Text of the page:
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Criminal: Coward

Posted: Wednesday, August 15, 2007
By: Stephen Holland

by Ed Brubaker & Sean Phillips

Publisher: Marvel Icon/Titan Books (ISBN 1845766105)


Each of us has our own rules: roads you promise yourself you won't travel down, things you will never do. But how many of us manage to abide by them without failure? For most of us the occasional slip up may cause complications, but it hopefully won't be the end of the world. For Leo, in his line of work, it could prove fatal - for him, and for those left around him - which is why he's always stuck by them. For example, if the job doesn't need guns, you don't carry them ("Prisons are full of assholes who valued their own lives only slightly more than other people's"), and when embarking on any heist, any score, any job at all, you do your homework thoroughly and you always have more than one exit strategy planned.

Only once did his father break his own rules, and it cost his freedom and ultimately his life. That's not going to happen to Leo, so when ex-colleague Seymour approaches him with another bent cop with insider knowledge of the "perfect" heist - five million in diamonds in a police evidence van on its way to court - he's more than a little wary. Unfortunately Seymour knows Leo's weakest spot - the fact that he actually cares - which blinds him when he should have been paying the most attention, and when the whole thing falls apart mid-heist, it's all Leo can do to escape with a very different package than the one he came for.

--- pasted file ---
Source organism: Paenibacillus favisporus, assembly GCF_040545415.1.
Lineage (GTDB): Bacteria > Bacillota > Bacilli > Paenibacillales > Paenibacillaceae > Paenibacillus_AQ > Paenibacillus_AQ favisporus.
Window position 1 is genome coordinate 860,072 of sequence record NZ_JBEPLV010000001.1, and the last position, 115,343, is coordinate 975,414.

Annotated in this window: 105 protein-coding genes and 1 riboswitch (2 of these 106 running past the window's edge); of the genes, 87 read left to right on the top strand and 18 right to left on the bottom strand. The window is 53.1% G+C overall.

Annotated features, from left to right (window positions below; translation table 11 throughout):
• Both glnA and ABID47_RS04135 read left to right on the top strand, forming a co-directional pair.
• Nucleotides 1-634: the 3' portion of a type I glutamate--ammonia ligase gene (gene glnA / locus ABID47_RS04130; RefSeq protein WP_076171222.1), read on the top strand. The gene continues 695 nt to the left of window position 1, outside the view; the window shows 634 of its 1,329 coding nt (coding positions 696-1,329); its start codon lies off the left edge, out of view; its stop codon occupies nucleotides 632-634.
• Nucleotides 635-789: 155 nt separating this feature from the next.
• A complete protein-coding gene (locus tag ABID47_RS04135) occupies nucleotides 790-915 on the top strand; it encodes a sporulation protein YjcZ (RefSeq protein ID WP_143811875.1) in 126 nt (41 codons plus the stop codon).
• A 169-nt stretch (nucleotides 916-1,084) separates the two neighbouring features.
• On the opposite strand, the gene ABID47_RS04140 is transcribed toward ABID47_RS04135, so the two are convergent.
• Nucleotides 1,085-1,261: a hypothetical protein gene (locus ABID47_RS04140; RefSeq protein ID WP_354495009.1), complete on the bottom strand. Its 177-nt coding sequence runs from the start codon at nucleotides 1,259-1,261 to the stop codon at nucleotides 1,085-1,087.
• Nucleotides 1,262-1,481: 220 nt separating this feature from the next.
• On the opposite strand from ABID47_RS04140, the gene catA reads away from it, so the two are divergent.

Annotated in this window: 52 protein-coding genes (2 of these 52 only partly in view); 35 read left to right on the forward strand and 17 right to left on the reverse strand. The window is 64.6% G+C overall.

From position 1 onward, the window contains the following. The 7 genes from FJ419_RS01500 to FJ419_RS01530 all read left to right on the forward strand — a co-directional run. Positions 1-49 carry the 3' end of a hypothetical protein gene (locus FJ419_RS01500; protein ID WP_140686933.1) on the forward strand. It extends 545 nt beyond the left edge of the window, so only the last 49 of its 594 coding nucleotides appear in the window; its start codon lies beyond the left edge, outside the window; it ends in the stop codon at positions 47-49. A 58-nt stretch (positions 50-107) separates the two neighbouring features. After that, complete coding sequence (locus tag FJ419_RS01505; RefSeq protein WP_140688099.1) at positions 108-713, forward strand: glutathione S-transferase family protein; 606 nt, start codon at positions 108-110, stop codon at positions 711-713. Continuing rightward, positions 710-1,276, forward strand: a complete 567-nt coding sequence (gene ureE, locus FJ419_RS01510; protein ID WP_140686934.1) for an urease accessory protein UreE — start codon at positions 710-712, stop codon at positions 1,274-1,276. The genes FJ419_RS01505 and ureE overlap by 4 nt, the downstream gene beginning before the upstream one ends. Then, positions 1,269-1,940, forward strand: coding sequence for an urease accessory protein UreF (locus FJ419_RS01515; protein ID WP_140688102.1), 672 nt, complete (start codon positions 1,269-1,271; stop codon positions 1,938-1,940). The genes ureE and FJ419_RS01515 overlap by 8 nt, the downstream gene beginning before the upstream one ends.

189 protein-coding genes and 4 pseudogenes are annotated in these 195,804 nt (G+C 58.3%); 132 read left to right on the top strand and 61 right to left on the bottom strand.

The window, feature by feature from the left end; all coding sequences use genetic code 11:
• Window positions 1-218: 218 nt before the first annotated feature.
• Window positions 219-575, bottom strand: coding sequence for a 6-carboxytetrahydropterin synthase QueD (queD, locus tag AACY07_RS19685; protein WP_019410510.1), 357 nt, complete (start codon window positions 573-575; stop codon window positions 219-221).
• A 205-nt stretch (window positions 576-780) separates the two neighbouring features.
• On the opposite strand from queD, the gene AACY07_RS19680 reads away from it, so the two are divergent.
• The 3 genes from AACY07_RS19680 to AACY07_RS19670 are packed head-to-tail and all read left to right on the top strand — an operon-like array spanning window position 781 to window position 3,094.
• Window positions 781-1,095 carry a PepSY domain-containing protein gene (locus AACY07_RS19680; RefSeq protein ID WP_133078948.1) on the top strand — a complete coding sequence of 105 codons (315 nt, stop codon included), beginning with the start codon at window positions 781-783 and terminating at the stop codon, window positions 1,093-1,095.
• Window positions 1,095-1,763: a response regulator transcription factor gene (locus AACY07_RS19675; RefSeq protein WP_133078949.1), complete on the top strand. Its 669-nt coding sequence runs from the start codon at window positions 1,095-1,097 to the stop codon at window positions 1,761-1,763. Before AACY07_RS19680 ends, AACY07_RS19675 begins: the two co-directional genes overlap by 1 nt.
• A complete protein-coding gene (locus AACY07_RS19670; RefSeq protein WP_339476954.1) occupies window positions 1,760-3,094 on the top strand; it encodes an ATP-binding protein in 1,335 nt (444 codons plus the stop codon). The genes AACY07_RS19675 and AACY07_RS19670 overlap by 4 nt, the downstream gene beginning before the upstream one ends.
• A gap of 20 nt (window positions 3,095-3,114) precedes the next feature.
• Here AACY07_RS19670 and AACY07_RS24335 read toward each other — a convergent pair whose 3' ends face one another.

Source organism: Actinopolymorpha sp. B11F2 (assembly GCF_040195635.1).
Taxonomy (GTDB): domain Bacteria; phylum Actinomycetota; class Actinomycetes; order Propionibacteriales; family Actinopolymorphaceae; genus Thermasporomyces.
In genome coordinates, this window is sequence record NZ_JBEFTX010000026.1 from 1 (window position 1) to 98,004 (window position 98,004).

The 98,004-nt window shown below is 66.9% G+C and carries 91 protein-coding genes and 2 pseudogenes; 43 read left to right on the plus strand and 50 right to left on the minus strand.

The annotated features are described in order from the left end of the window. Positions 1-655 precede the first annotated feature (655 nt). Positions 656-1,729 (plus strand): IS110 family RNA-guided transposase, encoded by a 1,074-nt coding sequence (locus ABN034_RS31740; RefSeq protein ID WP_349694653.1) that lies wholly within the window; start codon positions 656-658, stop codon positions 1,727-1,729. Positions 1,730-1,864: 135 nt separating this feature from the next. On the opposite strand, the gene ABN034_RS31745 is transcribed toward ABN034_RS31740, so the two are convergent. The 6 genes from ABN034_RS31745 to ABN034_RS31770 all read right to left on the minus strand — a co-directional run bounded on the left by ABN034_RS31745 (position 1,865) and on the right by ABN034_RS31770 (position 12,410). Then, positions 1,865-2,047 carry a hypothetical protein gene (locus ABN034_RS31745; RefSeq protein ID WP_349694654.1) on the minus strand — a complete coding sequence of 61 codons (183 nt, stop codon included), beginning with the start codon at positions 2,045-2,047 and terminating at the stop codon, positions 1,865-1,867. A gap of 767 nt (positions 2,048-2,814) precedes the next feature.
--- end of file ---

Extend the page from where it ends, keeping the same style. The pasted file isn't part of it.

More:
I've just read this back again from cover to cover, and it's an even more remarkable achievement I first thought. It's a seamless pairing of writer and artist, so utterly absorbing that it does what the best art in any medium does: it makes you forget its creation. Yet it is so well conceived from every intricate angle from the get-up-and-go to the set-up-and-scram, and it isn't even about the heist itself, it's about trying to play out a very bad hand when the game has been rigged from the start (we're talking about the job itself and Leo's life in general), and what happens when you start to hope for a little bit more. Brubaker's always been strong with the internal monologue, but Leo is entirely real to me, as is Greta, and indeed lecherous, panty-pilfering old Ivan, sinking inexorably into dementia, to whom Leo is devoted. But as much of this if not more is down to Phillips.

As I wrote about the first chapter, "In this back-alley world of murky morality, half-truths and hidden agendas, the characters' faces are in constant shadow, laden with the scepticism of past experience or masking deceit. I wouldn't trust anyone drawn by Sean Phillips." But that's just a fraction of what he brings to the table, and I don't know if I can explain this properly. Phillips is by no means a photo-realistic artist, and thank Christ for that - you can't help but relish his instinctive, expressive lines, whether on the faces or the curling, swirling smoke - and yet there's something so confident and consistent in his style, in his handling of the cast in their environment, in how much to draw, how to light it and how to compose each page, that you are mesmerised into seeing it all happen as if in front of you. It is, therefore, only when you drag yourself back and really start paying attention that you realise how flawlessly accomplished it all is. More, please.



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